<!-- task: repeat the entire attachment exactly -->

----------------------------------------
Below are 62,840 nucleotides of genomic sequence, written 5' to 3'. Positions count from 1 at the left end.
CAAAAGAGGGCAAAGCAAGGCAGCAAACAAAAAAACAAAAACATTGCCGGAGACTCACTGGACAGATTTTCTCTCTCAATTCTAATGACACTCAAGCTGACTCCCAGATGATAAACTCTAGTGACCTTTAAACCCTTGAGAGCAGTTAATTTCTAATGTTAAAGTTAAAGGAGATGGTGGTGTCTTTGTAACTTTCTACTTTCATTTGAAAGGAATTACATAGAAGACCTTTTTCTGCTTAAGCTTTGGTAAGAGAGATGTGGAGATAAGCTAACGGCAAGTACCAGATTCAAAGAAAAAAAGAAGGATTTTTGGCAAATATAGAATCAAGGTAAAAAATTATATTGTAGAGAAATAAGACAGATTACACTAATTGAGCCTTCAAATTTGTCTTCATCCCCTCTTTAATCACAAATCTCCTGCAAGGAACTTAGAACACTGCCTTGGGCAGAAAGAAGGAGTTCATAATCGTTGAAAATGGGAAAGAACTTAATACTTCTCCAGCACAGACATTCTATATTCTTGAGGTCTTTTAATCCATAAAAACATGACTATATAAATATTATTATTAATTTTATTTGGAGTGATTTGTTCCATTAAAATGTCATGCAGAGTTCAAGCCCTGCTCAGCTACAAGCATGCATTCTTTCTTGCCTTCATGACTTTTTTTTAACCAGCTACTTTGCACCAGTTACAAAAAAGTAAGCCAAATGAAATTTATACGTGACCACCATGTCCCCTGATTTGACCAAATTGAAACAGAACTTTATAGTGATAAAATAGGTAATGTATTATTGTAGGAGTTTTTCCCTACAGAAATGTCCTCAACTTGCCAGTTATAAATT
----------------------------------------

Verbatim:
Below are 62,840 nucleotides of genomic sequence, written 5' to 3'. Positions count from 1 at the left end.
CAAAAGAGGGCAAAGCAAGGCAGCAAACAAAAAAACAAAAACATTGCCGGAGACTCACTGGACAGATTTTCTCTCTCAATTCTAATGACACTCAAGCTGACTCCCAGATGATAAACTCTAGTGACCTTTAAACCCTTGAGAGCAGTTAATTTCTAATGTTAAAGTTAAAGGAGATGGTGGTGTCTTTGTAACTTTCTACTTTCATTTGAAAGGAATTACATAGAAGACCTTTTTCTGCTTAAGCTTTGGTAAGAGAGATGTGGAGATAAGCTAACGGCAAGTACCAGATTCAAAGAAAAAAAGAAGGATTTTTGGCAAATATAGAATCAAGGTAAAAAATTATATTGTAGAGAAATAAGACAGATTACACTAATTGAGCCTTCAAATTTGTCTTCATCCCCTCTTTAATCACAAATCTCCTGCAAGGAACTTAGAACACTGCCTTGGGCAGAAAGAAGGAGTTCATAATCGTTGAAAATGGGAAAGAACTTAATACTTCTCCAGCACAGACATTCTATATTCTTGAGGTCTTTTAATCCATAAAAACATGACTATATAAATATTATTATTAATTTTATTTGGAGTGATTTGTTCCATTAAAATGTCATGCAGAGTTCAAGCCCTGCTCAGCTACAAGCATGCATTCTTTCTTGCCTTCATGACTTTTTTTTAACCAGCTACTTTGCACCAGTTACAAAAAAGTAAGCCAAATGAAATTTATACGTGACCACCATGTCCCCTGATTTGACCAAATTGAAACAGAACTTTATAGTGATAAAATAGGTAATGTATTATTGTAGGAGTTTTTCCCTACAGAAATGTCCTCAACTTGCCAGTTATAAATT